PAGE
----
24 posts tagged "Chrissie Miller"
When Chrissie Miller (the founder of Sophomore) and Erin Krause (the director of artist Donald Baechler’s studio) decided to intertwine their fashion and art backgrounds, the result was bound to be a good one.
“We both have so many friends doing the same thing as us, and I have always thought we should all come together and do something,” Miller tells Style.com. She and Krause rallied their impressive group of buddies—including Richard Prince, Nate Lowman, Ryan McGinley, Terry Richardson, Tara Subkoff, Rogan Gregory, and Charlotte Ronson—to contribute to their new creative concept shop, Arts + Leisure, set to bow in Los Angeles this week at Space 15 Twenty.
The pop-up shop is their attempt to bring a dose of New York cool to L.A. “There was a show in New York a few months ago, Greater L.A., and it made me sort of realize that there was a lot going on in L.A. that New York didn’t really know about,” says Krause, a ten-year veteran of the New York art scene. “And now I’ve sort of realized that that goes both ways,” she adds. She has pulled in the cream of the crop to show off New York’s artistic talents, with over 60 different contributors. Many of the artists created pieces specifically for the store, such as Olaf Breuning, who made “an unlimited-edition floor lamp made of paint buckets,” and Dan Colen and Nate Lowman, who collaborated on signed posters for the project. For her end, Miller brought in clothes from the likes of Proenza Schouler, Vena Cava, and Daryl K. Although the shop is only scheduled to be open through August 28, the two are thinking of taking their concept global in the near future.
“I have this idea that we would do it in another city—Paris would be great,” Miller says. “I feel so grateful that all these people have been so cool that it’s scary to think I have to ask them for a favor again.”
Arts + Leisure, August 5 through 28, at Space 15 Twenty, 1520 N. Cahuenga Blvd., L.A. For more information, visit http://arts-leisure.com/.
For many style-world types on the periphery of the interior design world, Rafael de Cárdenas’ opening on Friday night, part of the season’s International Contemporary Furniture Fair schedule, was the first and last ICFF stop. But that’s fitting: De Cárdenas himself toes the line between fashion and design. After studying fashion at RISD and taking a job at Calvin Klein, de Cárdenas quickly figured out that the typical fashion path wasn’t for him. After a second degree in architecture, he branched out into interiors and industrial design—all the while keeping the style world well within his sights. Recent projects include Unknown Union, the Cape Town, South Africa boutique run by the owners of New York’s now-shuttered Bblessing; the OHWOW Gallery in Miami; and the homes of Jess Stam and Parker Posey.
On Friday, he showed his first collection of furniture, an angular, cheerily painted geometric range indebted, he said, to the work of Bruce Goff and Frank Lloyd Wright. (“Actually, this table is called the Wright Table because it’s so similar to [one by] Frank Lloyd Wright,” de Cárdenas admitted. “We called it [that] to get it out of the way.”) Opening Ceremony’s Humberto Leon (above, with de Cárdenas) and Olivia Kim, Visionaire‘s Cecilia Dean, Sophomore’s Chrissie Miller, and artists Aaron Bondaroff and Aurel Schmidt were a few of the many who spilled onto Greenwich Street to sip beers and check out what the designer called a “joyful” collection. The wooden tables, benches, and desks were decorated with pops of metallic gold, painted ombré, or striped with brilliant color. They’re definitely not made to blend in. So where, one had to wonder, would they fit in—say, chez Stam or chez Posey? “That’s the great thing about these,” de Cárdenas said. “I don’t have to worry about what spaces they live in. That’s not my job today, that’s my job every other day. Today my job is to put it anywhere.”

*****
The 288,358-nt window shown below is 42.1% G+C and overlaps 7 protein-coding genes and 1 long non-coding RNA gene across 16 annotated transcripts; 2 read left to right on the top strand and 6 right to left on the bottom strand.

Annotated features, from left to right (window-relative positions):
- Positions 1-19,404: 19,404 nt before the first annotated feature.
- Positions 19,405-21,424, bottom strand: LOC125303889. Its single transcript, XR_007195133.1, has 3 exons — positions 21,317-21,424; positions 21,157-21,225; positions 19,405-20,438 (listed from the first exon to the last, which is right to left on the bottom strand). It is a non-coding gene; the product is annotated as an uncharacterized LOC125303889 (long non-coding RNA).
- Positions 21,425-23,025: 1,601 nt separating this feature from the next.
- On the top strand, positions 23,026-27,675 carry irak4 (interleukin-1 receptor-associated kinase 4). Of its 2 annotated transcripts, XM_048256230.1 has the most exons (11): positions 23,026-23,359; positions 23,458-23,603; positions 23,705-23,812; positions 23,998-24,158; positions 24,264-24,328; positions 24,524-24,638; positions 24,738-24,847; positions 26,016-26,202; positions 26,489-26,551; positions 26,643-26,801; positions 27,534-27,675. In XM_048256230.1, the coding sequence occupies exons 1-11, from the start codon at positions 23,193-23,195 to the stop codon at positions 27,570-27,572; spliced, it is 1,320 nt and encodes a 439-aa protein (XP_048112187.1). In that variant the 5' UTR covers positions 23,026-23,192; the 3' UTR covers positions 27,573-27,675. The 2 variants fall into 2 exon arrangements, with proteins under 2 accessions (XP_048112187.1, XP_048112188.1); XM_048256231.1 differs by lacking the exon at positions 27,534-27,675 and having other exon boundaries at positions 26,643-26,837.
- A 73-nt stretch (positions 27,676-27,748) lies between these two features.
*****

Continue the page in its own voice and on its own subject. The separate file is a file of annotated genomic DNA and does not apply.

No one knows who invented the game Truth or Dare. But Sophomore designer Chrissie Miller has a pretty good theory as to why it’s proven so popular. “Based on my own experience, it’s just the obvious thing for boys and girls to do when they get together for the first time,” she says. “You’re kids, you’re looking around the room at each other, and you realize, we have absolutely nothing to talk about.” Miller has had Truth or Dare on the brain lately; together with frequent collaborator Cass Bird, she’s created a short documentary featuring the likes of Chloë Sevigny, Lesley Arfin, Jen Brill, Scott Campbell, and PJ Ransone playing the game.
Of course, in addition to all of the pre-teen boys and girls worldwide, Truth or Dare has one very famous practitioner: Madonna, who named her 1991 doc after the game. It’s that flick, in fact, that inspired Miller to lens her own. “I watched it not that long ago, and I just loved it, and I thought, we’ve got to do that,” Miller explains. “It’s not a typical ‘fashion’ film—it’s for Sophomore, yeah, but the clothing isn’t my main concern. I prefer to focus on making something interesting, that people will want to watch. So I rounded up some friends, we got a room at the Bowery Hotel, and came up with a list of questions.” Those questions led to hours of footage, all of which was boiled down to the six-minute film. All that editing means there was plenty left on the cutting room floor—including a few tantalizing bits. “There was one point where Chloë dared Lesley Arfin to kiss her,” Miller recalled. “It was really adorable—I mean, they’ve been friends forever, and they were both willing to go there with the game.” The film debuts tomorrow on www.kanonvodka.com, and tonight, Miller is hosting a screening in Los Angeles at Paul and Andre, the unmarked bar recently opened by Paul Sevigny and André Saraiva.